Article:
The singles final for the inaugural New York Open is set, and it will be the tournament’s top two seeds, Kevin Anderson and Sam Querrey, respectively, who will square off on Sunday.
Anderson raced out to a huge lead against Kei Nishikori in the semifinals on Saturday night at NYCB LIVE home of the Nassau Veterans Memorial Coliseum, but needed three sets and a tiebreaker to defeat the fifth-seed 6-1, 3-6, 7-6(4) and reach the tournament’s final.
“I thought I got off to a great start…I knew the second set would be tighter, I knew Kei would raise his level and he did,” said Anderson. “Then it got really close in the third set, no breaks of serve. Obviously anything can happen in a tiebreaker, so I’m really pleased to get through today.”
The 2017 U.S. Open finalist broke Nishikori’s serve in each of his first two service games to build a 5-0 advantage in the opening set. Nishikori would hold serve in the sixth game to get on the board, but Anderson closed the set out convincingly in the next game.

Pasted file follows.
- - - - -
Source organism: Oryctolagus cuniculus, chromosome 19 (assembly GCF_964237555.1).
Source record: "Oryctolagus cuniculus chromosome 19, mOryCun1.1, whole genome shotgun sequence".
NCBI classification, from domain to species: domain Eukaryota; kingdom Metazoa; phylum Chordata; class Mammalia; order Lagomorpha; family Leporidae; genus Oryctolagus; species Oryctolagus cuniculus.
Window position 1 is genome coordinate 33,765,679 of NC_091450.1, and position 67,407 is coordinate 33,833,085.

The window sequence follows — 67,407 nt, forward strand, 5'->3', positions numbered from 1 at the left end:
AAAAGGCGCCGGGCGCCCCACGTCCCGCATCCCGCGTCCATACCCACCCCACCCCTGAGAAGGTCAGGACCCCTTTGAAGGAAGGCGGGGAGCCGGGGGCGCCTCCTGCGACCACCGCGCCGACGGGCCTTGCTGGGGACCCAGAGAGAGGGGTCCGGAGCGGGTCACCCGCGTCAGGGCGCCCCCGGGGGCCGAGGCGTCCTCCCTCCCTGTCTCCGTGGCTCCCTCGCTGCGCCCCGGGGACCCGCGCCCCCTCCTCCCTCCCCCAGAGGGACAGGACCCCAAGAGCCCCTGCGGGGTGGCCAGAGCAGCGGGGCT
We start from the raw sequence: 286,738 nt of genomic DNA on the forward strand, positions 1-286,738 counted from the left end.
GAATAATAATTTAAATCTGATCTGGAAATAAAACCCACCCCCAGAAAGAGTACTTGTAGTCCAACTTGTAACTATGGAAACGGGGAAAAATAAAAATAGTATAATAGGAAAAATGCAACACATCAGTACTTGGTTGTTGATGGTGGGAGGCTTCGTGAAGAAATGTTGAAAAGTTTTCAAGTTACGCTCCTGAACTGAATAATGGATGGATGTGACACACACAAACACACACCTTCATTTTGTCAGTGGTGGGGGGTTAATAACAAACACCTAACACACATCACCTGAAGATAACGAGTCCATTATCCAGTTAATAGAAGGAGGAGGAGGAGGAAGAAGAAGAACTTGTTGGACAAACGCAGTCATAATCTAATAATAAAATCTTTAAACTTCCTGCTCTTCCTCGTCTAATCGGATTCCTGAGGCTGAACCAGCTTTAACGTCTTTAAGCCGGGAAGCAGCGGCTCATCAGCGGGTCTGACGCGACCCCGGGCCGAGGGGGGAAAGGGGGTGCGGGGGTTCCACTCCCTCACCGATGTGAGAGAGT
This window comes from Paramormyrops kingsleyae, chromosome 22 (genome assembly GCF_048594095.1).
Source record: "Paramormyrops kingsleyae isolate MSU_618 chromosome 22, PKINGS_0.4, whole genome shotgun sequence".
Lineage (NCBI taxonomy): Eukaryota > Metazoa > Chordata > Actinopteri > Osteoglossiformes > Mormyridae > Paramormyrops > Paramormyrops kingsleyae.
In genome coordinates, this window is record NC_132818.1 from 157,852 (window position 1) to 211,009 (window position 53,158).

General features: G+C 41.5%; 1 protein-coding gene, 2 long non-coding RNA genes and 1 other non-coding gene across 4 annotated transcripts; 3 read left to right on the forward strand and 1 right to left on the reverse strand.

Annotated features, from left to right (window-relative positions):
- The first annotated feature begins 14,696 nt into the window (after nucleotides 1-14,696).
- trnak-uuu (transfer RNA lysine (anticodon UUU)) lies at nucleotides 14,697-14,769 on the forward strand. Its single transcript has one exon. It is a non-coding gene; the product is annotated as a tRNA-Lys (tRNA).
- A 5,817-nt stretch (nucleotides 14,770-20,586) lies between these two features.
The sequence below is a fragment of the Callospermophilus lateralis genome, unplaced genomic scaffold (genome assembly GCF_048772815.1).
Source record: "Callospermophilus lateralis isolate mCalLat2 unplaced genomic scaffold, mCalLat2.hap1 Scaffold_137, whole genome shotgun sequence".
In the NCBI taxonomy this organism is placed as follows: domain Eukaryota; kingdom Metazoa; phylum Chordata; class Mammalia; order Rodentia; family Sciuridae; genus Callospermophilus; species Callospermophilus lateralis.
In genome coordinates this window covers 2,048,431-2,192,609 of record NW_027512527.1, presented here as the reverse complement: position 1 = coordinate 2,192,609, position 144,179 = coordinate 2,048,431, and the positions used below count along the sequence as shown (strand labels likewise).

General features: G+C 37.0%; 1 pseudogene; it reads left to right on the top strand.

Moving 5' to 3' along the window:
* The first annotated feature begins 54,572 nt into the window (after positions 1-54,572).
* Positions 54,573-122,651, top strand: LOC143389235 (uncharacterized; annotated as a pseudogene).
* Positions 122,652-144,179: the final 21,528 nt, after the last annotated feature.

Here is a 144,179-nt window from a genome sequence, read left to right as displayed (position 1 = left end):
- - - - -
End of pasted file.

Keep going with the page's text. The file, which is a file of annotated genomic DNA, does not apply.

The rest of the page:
Nishikori would find his rhythm in the second set and it helped turn the match into the best of the tournament. He broke for a 3-1 lead and held his serve throughout to win the set and force a deciding third.
Neither player would budge on their own serve throughout the third set. Nishikori was visited by the trainer before serving at 5-6 but promptly held serve in the ensuing game to leave the match’s fate up to a tiebreaker.
Anderson would win the final two points of the tiebreaker on Nishikori’s serve, clinching the victory when a Nishikori backhand crashed into the net on match point.
Querrey and Anderson will meet for the 16th time on Sunday. Their last meeting came at the U.S. Open last year, a four-set victory from Anderson in the quarterfinals.
“I’m just really excited to be in the finals here with a chance of playing for the title tomorrow,” said Anderson. “I’m up against a really tough opponent. I’ve played Sam many, many times; he is a very dangerous player. We’ve had a lot of close matches and I’m expecting another one tomorrow.”
An avid tennis player since his grandmother bought him his first tennis racket at the age of 7, Seth grew up on Long Island and trained under Keith Kambourian at Bethpage State Park Tennis Center. He pursued this passion, playing USTA tournaments on Long Island and in the Eastern Region as a junior. A graduate of Cornell University, Seth has coached hundreds of students, run camps and continues to be an avid tennis enthusiast.